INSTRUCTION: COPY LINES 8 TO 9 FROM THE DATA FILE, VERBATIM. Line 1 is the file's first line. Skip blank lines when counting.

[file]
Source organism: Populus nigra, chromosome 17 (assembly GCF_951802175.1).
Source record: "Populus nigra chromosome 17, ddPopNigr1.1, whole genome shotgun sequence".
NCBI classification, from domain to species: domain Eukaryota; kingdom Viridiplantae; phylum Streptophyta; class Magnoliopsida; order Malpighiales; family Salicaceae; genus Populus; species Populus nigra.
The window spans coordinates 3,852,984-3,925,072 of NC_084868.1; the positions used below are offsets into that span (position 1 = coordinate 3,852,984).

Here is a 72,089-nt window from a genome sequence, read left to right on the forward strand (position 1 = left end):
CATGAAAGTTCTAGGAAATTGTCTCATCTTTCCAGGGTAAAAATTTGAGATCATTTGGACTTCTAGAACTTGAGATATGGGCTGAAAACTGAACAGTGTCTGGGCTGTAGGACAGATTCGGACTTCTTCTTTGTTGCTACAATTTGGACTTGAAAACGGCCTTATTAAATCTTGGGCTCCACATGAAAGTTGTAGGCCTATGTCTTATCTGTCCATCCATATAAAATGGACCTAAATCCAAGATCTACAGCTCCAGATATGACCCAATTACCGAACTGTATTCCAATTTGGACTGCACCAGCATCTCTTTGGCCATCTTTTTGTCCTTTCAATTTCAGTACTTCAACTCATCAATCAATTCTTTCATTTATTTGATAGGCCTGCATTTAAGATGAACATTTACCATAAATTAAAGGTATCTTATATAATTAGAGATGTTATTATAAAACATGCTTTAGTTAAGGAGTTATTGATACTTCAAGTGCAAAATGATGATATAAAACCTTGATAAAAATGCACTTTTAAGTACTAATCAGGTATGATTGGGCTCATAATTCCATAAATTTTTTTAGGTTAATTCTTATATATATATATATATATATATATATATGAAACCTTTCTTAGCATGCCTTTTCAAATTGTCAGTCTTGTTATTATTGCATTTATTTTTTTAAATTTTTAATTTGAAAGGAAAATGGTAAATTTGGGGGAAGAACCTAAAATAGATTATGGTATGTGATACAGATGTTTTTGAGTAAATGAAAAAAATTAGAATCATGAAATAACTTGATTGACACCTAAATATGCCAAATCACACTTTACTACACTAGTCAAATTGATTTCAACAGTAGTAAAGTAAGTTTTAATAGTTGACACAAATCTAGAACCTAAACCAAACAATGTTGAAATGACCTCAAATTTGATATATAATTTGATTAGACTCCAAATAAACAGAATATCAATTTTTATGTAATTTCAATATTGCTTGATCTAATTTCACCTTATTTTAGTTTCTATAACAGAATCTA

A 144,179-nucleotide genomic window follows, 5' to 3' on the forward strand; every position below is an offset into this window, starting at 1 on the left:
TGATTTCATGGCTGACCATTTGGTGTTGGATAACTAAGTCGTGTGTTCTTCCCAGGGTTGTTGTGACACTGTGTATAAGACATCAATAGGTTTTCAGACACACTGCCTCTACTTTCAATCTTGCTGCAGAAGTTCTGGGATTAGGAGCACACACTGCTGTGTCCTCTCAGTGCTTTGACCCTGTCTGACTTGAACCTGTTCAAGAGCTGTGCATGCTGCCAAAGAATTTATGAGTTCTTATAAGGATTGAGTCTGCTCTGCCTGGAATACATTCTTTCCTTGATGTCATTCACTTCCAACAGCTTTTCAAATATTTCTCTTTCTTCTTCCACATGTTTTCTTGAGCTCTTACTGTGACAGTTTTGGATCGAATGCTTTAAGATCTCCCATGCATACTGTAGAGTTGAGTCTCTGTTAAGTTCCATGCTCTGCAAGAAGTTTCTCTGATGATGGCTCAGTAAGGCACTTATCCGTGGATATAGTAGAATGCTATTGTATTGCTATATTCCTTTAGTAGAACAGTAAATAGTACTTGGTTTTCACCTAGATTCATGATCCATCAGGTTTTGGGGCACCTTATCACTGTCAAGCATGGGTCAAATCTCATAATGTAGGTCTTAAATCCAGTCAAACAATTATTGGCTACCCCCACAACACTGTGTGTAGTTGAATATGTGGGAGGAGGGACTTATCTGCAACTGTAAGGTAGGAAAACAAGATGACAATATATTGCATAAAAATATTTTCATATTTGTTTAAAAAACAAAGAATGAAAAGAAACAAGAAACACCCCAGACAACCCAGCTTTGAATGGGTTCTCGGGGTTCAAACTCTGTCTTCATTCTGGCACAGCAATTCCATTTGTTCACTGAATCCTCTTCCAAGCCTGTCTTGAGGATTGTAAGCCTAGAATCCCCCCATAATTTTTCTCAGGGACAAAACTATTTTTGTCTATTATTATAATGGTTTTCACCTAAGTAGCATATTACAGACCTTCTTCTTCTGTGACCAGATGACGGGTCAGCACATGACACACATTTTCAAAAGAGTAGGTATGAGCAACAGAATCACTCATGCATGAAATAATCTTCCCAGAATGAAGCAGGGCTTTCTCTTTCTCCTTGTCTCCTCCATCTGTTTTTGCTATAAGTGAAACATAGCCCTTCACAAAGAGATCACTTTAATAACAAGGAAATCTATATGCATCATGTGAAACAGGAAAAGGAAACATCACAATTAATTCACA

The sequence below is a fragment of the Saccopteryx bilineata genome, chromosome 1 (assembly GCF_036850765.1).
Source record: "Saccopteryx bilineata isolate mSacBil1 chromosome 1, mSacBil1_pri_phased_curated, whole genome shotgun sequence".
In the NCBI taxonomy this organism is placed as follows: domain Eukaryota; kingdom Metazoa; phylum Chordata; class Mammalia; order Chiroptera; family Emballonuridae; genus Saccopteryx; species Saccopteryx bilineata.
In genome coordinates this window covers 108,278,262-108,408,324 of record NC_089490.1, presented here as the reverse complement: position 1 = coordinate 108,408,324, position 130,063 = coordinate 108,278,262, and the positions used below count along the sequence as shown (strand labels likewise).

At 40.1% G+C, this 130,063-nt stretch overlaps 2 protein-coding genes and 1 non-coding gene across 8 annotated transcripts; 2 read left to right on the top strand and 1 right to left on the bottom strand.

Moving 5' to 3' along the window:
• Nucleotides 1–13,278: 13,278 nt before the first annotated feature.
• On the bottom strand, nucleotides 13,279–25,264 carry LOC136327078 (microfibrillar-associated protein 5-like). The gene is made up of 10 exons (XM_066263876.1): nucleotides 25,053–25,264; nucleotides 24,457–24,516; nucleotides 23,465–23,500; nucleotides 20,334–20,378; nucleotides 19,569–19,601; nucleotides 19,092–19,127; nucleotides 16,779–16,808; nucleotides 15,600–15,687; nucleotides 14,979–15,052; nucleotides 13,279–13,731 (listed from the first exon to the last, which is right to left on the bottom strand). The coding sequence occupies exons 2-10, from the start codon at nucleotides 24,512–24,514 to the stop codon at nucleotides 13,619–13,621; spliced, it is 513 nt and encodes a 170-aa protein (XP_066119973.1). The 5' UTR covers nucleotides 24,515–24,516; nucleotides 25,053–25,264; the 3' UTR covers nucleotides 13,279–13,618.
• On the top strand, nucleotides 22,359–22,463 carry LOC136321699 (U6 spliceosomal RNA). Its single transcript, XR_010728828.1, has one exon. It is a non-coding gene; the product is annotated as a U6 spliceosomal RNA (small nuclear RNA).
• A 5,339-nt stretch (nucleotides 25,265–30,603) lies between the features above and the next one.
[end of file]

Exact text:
TGATTTCATGGCTGACCATTTGGTGTTGGATAACTAAGTCGTGTGTTCTTCCCAGGGTTGTTGTGACACTGTGTATAAGACATCAATAGGTTTTCAGACACACTGCCTCTACTTTCAATCTTGCTGCAGAAGTTCTGGGATTAGGAGCACACACTGCTGTGTCCTCTCAGTGCTTTGACCCTGTCTGACTTGAACCTGTTCAAGAGCTGTGCATGCTGCCAAAGAATTTATGAGTTCTTATAAGGATTGAGTCTGCTCTGCCTGGAATACATTCTTTCCTTGATGTCATTCACTTCCAACAGCTTTTCAAATATTTCTCTTTCTTCTTCCACATGTTTTCTTGAGCTCTTACTGTGACAGTTTTGGATCGAATGCTTTAAGATCTCCCATGCATACTGTAGAGTTGAGTCTCTGTTAAGTTCCATGCTCTGCAAGAAGTTTCTCTGATGATGGCTCAGTAAGGCACTTATCCGTGGATATAGTAGAATGCTATTGTATTGCTATATTCCTTTAGTAGAACAGTAAATAGTACTTGGTTTTCACCTAGATTCATGATCCATCAGGTTTTGGGGCACCTTATCACTGTCAAGCATGGGTCAAATCTCATAATGTAGGTCTTAAATCCAGTCAAACAATTATTGGCTACCCCCACAACACTGTGTGTAGTTGAATATGTGGGAGGAGGGACTTATCTGCAACTGTAAGGTAGGAAAACAAGATGACAATATATTGCATAAAAATATTTTCATATTTGTTTAAAAAACAAAGAATGAAAAGAAACAAGAAACACCCCAGACAACCCAGCTTTGAATGGGTTCTCGGGGTTCAAACTCTGTCTTCATTCTGGCACAGCAATTCCATTTGTTCACTGAATCCTCTTCCAAGCCTGTCTTGAGGATTGTAAGCCTAGAATCCCCCCATAATTTTTCTCAGGGACAAAACTATTTTTGTCTATTATTATAATGGTTTTCACCTAAGTAGCATATTACAGACCTTCTTCTTCTGTGACCAGATGACGGGTCAGCACATGACACACATTTTCAAAAGAGTAGGTATGAGCAACAGAATCACTCATGCATGAAATAATCTTCCCAGAATGAAGCAGGGCTTTCTCTTTCTCCTTGTCTCCTCCATCTGTTTTTGCTATAAGTGAAACATAGCCCTTCACAAAGAGATCACTTTAATAACAAGGAAATCTATATGCATCATGTGAAACAGGAAAAGGAAACATCACAATTAATTCACA

The sequence below is a fragment of the Saccopteryx bilineata genome, chromosome 1 (assembly GCF_036850765.1).